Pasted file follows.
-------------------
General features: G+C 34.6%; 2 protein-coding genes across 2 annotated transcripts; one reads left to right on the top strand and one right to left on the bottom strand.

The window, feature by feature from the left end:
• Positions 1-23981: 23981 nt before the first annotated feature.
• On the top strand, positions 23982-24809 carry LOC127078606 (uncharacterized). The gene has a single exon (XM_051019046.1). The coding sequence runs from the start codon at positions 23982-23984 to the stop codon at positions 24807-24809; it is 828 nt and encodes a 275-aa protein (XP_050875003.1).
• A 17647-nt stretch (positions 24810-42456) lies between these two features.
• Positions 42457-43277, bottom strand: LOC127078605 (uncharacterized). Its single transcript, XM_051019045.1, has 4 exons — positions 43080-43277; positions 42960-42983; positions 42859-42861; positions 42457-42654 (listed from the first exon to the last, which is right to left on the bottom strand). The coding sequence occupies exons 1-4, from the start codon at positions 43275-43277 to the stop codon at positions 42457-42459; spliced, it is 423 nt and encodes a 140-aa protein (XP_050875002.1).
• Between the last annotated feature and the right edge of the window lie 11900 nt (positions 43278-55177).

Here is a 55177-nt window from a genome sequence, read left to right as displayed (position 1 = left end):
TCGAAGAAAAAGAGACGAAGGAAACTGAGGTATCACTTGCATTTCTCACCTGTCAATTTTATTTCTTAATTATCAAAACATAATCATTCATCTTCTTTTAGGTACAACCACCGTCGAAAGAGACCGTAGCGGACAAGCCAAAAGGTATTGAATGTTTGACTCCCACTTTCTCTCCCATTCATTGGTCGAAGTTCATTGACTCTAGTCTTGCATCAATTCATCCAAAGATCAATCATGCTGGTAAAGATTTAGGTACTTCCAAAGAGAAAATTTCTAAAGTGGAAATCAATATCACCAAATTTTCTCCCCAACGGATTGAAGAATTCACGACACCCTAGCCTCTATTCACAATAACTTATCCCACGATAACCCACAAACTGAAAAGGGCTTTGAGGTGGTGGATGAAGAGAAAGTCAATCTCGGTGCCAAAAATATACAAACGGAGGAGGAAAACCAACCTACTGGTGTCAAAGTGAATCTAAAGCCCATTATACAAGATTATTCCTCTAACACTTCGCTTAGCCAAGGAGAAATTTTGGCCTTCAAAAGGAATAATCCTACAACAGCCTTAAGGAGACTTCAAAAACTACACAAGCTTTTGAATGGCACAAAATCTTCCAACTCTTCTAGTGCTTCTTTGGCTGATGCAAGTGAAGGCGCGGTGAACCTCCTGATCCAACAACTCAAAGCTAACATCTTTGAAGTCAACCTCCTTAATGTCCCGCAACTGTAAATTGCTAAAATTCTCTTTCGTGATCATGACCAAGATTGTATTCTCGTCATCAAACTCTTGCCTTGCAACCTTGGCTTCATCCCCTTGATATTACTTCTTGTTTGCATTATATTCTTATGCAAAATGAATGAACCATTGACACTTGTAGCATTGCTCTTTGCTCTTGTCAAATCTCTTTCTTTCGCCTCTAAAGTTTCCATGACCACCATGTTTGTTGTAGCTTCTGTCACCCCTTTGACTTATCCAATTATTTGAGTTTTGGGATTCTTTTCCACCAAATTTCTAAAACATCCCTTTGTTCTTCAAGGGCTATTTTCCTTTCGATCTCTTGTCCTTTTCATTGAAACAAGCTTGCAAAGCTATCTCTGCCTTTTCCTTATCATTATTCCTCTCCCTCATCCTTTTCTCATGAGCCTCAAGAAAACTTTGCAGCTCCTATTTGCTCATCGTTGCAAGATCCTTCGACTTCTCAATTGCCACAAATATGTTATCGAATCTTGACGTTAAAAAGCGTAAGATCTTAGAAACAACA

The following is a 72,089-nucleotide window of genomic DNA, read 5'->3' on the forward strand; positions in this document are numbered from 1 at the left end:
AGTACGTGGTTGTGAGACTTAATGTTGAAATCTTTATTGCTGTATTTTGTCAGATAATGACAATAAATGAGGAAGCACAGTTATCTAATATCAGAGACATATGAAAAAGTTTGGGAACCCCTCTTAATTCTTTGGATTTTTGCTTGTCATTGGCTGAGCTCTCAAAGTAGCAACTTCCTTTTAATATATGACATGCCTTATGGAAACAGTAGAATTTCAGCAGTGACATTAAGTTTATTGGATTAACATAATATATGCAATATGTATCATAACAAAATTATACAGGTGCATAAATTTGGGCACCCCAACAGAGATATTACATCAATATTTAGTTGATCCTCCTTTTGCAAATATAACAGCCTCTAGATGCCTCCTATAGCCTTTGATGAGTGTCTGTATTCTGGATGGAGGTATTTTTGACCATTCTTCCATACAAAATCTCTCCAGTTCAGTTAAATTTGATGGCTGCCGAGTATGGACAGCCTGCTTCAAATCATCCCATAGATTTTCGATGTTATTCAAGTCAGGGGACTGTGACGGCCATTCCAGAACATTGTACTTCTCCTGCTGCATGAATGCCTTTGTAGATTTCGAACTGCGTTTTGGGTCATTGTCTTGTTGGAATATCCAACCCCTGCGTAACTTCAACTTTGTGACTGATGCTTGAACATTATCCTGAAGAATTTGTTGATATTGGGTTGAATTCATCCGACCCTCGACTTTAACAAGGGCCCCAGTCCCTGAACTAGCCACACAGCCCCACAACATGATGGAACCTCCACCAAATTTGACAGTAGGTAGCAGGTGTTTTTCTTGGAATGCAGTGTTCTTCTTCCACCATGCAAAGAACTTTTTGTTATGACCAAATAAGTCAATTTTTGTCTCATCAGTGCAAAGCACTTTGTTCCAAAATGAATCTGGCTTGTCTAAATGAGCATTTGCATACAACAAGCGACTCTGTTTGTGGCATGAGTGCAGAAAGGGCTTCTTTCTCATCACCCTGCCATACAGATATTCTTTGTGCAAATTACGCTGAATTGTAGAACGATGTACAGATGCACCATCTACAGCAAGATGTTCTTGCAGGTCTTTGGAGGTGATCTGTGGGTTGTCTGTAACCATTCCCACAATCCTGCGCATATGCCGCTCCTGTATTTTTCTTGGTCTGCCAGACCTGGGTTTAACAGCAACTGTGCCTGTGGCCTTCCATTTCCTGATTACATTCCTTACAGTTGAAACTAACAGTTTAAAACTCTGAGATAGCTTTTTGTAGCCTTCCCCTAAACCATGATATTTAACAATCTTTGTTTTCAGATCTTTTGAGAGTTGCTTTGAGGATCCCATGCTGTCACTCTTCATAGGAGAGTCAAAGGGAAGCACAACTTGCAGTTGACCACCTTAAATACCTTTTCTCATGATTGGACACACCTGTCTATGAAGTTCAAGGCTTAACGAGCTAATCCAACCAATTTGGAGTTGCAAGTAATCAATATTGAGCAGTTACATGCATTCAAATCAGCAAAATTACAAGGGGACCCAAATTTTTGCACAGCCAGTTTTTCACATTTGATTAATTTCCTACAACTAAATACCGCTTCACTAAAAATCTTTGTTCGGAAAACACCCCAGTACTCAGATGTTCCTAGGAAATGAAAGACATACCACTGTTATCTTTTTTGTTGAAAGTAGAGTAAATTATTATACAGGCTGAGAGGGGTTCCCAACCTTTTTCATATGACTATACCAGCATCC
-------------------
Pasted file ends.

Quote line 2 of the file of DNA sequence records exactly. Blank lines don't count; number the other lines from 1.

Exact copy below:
The window, feature by feature from the left end: